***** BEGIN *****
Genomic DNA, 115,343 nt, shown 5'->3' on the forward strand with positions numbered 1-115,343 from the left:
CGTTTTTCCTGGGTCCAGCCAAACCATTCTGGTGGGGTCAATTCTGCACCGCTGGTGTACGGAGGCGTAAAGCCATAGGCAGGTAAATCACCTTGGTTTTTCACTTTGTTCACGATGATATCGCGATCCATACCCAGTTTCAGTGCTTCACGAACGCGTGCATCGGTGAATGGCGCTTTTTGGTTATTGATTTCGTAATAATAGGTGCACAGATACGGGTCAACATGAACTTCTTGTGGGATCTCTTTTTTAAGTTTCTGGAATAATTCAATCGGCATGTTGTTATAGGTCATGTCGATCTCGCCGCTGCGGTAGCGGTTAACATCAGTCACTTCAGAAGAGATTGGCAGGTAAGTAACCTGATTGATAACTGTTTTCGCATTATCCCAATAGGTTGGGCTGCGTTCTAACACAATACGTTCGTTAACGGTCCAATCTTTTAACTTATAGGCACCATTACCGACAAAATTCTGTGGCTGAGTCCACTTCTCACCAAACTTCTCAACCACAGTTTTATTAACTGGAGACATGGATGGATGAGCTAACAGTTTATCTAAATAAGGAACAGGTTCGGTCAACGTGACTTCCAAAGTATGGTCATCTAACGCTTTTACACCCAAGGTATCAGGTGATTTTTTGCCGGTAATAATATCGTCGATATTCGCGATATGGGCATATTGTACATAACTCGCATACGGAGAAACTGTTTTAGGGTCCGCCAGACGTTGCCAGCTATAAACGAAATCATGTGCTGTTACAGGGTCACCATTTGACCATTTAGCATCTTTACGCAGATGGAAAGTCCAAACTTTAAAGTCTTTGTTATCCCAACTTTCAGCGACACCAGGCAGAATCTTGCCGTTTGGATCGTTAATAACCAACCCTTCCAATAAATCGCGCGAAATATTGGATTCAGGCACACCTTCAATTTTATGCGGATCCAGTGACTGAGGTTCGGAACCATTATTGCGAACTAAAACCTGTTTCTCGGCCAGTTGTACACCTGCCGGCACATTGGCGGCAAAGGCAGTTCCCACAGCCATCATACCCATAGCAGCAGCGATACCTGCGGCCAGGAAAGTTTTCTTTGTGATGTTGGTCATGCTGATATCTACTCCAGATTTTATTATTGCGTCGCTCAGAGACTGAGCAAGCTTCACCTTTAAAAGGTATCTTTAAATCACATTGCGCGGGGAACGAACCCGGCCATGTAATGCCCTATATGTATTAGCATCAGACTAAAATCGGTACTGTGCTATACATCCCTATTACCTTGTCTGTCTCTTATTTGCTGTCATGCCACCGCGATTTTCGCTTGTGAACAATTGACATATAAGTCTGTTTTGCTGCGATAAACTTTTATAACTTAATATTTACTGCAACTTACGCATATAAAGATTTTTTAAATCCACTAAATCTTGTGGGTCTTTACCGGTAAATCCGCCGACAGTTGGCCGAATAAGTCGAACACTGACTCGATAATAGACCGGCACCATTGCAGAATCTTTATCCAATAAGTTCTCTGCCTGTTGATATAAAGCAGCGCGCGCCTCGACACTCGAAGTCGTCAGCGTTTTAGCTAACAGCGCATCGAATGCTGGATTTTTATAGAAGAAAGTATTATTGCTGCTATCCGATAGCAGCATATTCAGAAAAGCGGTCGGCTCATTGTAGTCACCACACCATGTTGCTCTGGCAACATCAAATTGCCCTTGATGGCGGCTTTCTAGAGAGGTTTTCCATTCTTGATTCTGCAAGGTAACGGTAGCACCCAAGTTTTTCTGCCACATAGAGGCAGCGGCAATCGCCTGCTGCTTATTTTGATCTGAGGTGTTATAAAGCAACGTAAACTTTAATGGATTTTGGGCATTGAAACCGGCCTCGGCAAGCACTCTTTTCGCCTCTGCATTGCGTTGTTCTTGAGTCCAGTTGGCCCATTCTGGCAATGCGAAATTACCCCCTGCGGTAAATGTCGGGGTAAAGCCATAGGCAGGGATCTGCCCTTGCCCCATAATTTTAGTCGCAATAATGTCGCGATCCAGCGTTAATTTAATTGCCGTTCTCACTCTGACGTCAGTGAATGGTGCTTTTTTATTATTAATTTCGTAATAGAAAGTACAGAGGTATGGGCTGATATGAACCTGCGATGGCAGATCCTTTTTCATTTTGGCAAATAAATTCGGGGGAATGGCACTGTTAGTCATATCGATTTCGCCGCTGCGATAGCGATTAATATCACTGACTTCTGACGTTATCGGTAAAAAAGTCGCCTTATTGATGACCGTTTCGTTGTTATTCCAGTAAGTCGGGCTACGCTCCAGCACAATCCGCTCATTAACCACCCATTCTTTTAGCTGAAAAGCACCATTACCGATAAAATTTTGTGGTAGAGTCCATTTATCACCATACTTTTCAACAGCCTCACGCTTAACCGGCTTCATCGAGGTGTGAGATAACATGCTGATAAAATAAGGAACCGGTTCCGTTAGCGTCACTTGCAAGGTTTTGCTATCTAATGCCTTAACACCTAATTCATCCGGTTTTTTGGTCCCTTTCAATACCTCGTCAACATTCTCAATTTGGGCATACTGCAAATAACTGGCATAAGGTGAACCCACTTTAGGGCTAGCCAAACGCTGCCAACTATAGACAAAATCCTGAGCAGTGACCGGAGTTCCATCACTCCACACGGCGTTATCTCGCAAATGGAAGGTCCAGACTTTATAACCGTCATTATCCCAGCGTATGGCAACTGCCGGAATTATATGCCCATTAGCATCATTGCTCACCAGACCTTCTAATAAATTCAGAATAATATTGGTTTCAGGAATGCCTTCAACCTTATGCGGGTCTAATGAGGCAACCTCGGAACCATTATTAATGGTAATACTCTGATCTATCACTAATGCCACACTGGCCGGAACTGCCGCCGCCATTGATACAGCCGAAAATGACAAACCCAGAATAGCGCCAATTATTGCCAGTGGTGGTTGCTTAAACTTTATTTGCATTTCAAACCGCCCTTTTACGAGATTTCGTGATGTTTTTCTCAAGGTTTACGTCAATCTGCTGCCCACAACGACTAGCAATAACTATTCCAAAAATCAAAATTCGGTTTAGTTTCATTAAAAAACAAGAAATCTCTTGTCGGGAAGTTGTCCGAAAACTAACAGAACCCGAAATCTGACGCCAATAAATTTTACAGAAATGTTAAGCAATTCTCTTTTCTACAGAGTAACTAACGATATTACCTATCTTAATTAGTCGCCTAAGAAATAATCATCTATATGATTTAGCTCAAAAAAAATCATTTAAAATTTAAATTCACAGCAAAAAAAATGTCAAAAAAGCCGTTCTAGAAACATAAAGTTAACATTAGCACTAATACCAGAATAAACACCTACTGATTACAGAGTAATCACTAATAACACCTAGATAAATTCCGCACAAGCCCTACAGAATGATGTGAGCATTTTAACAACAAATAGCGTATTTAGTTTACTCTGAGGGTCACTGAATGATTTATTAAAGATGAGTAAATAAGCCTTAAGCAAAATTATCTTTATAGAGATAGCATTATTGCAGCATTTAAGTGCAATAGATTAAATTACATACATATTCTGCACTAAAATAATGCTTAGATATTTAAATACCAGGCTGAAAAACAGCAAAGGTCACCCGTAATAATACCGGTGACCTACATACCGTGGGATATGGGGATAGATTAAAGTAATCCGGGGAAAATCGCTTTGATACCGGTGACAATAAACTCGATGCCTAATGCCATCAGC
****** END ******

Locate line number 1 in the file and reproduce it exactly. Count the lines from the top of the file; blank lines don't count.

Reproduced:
Genomic DNA, 115,343 nt, shown 5'->3' on the forward strand with positions numbered 1-115,343 from the left: